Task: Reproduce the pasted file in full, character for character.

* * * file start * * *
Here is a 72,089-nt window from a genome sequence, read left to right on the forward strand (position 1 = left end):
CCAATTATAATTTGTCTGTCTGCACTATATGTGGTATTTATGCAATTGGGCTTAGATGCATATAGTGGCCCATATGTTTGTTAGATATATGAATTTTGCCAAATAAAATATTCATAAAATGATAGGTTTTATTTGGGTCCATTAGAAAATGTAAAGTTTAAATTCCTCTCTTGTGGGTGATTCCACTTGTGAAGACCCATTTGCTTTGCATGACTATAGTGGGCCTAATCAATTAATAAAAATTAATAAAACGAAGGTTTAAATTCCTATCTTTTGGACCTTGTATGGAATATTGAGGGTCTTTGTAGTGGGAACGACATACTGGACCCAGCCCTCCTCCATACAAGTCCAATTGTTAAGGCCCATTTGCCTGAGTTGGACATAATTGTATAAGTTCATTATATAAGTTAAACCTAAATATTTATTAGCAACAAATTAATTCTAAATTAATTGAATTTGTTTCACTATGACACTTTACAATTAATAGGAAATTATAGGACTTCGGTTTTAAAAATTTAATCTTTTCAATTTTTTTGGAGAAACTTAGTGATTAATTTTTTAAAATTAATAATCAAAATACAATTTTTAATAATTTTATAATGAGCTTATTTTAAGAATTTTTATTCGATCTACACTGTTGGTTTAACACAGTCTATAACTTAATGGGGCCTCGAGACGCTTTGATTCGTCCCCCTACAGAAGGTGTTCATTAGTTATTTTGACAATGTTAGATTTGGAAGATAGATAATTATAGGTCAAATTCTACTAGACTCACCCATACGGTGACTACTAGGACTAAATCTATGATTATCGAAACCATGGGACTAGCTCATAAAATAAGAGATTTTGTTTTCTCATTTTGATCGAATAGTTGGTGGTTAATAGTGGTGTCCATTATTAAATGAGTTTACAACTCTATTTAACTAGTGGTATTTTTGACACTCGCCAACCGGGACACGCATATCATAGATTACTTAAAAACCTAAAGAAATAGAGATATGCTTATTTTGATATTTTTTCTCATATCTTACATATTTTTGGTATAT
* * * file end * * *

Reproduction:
Here is a 72,089-nt window from a genome sequence, read left to right on the forward strand (position 1 = left end):
CCAATTATAATTTGTCTGTCTGCACTATATGTGGTATTTATGCAATTGGGCTTAGATGCATATAGTGGCCCATATGTTTGTTAGATATATGAATTTTGCCAAATAAAATATTCATAAAATGATAGGTTTTATTTGGGTCCATTAGAAAATGTAAAGTTTAAATTCCTCTCTTGTGGGTGATTCCACTTGTGAAGACCCATTTGCTTTGCATGACTATAGTGGGCCTAATCAATTAATAAAAATTAATAAAACGAAGGTTTAAATTCCTATCTTTTGGACCTTGTATGGAATATTGAGGGTCTTTGTAGTGGGAACGACATACTGGACCCAGCCCTCCTCCATACAAGTCCAATTGTTAAGGCCCATTTGCCTGAGTTGGACATAATTGTATAAGTTCATTATATAAGTTAAACCTAAATATTTATTAGCAACAAATTAATTCTAAATTAATTGAATTTGTTTCACTATGACACTTTACAATTAATAGGAAATTATAGGACTTCGGTTTTAAAAATTTAATCTTTTCAATTTTTTTGGAGAAACTTAGTGATTAATTTTTTAAAATTAATAATCAAAATACAATTTTTAATAATTTTATAATGAGCTTATTTTAAGAATTTTTATTCGATCTACACTGTTGGTTTAACACAGTCTATAACTTAATGGGGCCTCGAGACGCTTTGATTCGTCCCCCTACAGAAGGTGTTCATTAGTTATTTTGACAATGTTAGATTTGGAAGATAGATAATTATAGGTCAAATTCTACTAGACTCACCCATACGGTGACTACTAGGACTAAATCTATGATTATCGAAACCATGGGACTAGCTCATAAAATAAGAGATTTTGTTTTCTCATTTTGATCGAATAGTTGGTGGTTAATAGTGGTGTCCATTATTAAATGAGTTTACAACTCTATTTAACTAGTGGTATTTTTGACACTCGCCAACCGGGACACGCATATCATAGATTACTTAAAAACCTAAAGAAATAGAGATATGCTTATTTTGATATTTTTTCTCATATCTTACATATTTTTGGTATAT